Friday, May 25, 2012

Big Money Politics and Wisconsin

In a new report, the Center for Media and Democracy exposes the role of the American Legislative Exchange Council (ALEC)'s influence on the Wisconsin governor and Legislature. The issue at stake is lobbyists like ALEC influencing Wisconsin politicians through political contributions in order to get public policy and laws which favor ALEC's corporate members. In addition, ALEC is listed as an American charity, so how can it be promoting partisan agendas and still be a charity? Further, should elected officials be allowed to receive contributions with quid pro quo and dependency implications?

The main findings from the Report on ALEC as identified by the Center for Media and Democracy are:

  • 32 bills or budget provisions reflecting ALEC model legislation were introduced in Wisconsin's 2011-2012 legislative session;
  • 21 of these bills or budget provisions have passed, and two were vetoed;
  • More than $276,000 in campaign contributions were made to ALEC legislators in Wisconsin from ALEC corporations since 2008;
  • More than $406,000 in campaign contributions were made to ALEC alumnus Governor Walker from ALEC corporations over the same time period for his state campaign account;
  • At least 49 current Wisconsin legislators are known ALEC members, including the leaders of both the House and Senate as well as other legislators holding key posts in the state. Additionally, the Governor, the Secretary of the Department of Administration, and the Chairman of the Public Service Commission are ALEC alumni; and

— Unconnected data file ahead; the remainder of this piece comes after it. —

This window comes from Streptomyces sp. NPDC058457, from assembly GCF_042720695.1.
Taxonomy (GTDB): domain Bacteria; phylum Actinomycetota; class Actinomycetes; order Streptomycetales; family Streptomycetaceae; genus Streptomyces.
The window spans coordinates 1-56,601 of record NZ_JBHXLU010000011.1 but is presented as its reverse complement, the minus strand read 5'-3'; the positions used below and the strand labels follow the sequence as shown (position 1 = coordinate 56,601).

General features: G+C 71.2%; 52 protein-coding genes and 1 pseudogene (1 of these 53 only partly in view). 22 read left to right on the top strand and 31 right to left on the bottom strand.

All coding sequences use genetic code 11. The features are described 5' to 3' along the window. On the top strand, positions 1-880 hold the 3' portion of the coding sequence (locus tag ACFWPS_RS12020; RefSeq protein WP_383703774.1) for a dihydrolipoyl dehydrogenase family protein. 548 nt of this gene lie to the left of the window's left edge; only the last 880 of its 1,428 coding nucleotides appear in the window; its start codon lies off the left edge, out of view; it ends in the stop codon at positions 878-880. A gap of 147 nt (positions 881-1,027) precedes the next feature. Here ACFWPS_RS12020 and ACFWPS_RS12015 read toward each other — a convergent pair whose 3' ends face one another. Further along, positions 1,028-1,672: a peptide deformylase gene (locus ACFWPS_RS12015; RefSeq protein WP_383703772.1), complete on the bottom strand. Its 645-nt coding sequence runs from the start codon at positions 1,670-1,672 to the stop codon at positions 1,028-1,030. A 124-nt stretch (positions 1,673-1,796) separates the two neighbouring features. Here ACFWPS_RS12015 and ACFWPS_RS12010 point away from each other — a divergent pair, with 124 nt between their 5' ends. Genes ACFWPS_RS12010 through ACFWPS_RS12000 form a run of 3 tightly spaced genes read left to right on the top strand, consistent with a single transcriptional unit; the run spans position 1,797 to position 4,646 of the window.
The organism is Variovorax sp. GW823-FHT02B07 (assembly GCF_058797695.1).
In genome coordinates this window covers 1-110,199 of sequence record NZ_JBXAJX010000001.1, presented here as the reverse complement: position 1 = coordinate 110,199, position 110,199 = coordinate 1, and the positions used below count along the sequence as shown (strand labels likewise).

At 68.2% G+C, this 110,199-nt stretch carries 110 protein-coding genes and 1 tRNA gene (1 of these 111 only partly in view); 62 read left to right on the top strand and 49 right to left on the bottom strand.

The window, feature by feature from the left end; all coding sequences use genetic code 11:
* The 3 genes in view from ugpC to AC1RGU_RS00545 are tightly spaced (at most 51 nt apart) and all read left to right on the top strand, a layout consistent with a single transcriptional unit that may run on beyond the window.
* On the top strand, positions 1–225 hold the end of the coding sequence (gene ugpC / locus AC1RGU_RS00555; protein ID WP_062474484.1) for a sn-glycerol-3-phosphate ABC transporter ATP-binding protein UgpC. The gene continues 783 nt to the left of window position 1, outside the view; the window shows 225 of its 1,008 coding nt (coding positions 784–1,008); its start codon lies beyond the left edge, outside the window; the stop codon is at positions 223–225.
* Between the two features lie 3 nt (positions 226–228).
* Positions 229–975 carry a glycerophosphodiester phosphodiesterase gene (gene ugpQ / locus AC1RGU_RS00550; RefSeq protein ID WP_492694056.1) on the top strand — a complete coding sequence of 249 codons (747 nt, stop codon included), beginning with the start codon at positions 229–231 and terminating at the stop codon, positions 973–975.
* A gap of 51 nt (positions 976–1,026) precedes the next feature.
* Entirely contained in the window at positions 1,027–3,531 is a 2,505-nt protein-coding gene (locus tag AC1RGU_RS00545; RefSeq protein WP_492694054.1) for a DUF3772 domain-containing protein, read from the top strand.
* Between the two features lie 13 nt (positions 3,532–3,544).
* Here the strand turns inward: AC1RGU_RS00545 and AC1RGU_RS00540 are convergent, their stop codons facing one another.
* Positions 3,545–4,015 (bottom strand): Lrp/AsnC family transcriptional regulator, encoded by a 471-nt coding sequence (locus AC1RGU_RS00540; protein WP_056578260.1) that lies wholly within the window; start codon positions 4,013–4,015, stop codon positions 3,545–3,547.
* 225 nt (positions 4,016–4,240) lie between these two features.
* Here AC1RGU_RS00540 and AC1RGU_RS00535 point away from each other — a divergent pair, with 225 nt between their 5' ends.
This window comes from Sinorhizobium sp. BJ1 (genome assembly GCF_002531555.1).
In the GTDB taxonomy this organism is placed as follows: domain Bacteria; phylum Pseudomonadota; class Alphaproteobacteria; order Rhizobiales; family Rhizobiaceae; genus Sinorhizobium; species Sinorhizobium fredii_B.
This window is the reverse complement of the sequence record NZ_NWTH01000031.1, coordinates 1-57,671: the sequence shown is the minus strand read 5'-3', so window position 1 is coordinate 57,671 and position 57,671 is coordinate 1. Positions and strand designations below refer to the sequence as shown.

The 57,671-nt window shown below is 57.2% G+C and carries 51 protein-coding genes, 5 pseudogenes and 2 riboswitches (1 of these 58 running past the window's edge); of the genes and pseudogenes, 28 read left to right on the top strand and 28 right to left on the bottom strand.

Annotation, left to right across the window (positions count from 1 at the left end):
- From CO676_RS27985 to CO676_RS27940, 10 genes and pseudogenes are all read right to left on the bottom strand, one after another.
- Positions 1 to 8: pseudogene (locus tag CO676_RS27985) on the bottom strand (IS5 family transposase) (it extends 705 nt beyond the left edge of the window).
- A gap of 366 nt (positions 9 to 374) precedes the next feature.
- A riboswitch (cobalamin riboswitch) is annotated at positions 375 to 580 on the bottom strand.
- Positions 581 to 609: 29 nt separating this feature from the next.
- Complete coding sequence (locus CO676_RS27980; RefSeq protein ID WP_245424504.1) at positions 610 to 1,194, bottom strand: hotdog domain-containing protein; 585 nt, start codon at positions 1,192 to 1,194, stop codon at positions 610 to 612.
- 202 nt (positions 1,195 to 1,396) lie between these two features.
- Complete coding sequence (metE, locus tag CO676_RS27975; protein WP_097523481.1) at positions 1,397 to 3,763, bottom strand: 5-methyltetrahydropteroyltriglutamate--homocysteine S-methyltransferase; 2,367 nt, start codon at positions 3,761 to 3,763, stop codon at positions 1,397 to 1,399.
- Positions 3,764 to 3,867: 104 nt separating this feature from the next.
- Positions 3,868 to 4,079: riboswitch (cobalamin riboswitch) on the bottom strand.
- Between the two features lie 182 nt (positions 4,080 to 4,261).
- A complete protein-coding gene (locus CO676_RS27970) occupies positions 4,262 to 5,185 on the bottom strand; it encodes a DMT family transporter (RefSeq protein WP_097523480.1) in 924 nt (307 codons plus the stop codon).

• At least 17 current legislators have received thousands of dollars of gifts cumulatively from ALEC corporations in the past few years, in the form of flights and hotel rooms filtered through the ALEC "scholarship fund" (complete "scholarship" information is not available).

  • ALEC describes itself as the largest "independent member association of state legislators" in the country, but over 98 percent of its nearly $7 million in annual revenue comes from corporations and sources other than legislative dues, which are $50 a year. Representatives from America's largest corporations, including Koch Industries, Wal-Mart, Exxon Mobil, Reynolds, and Altria/Phillip Morris fund ALEC and sit on its private sector governing board.

    Report on the American Legislative Exchange Council Influence on Wisconsin Elected Officials and Public Policy

    Types of Political Corruption 

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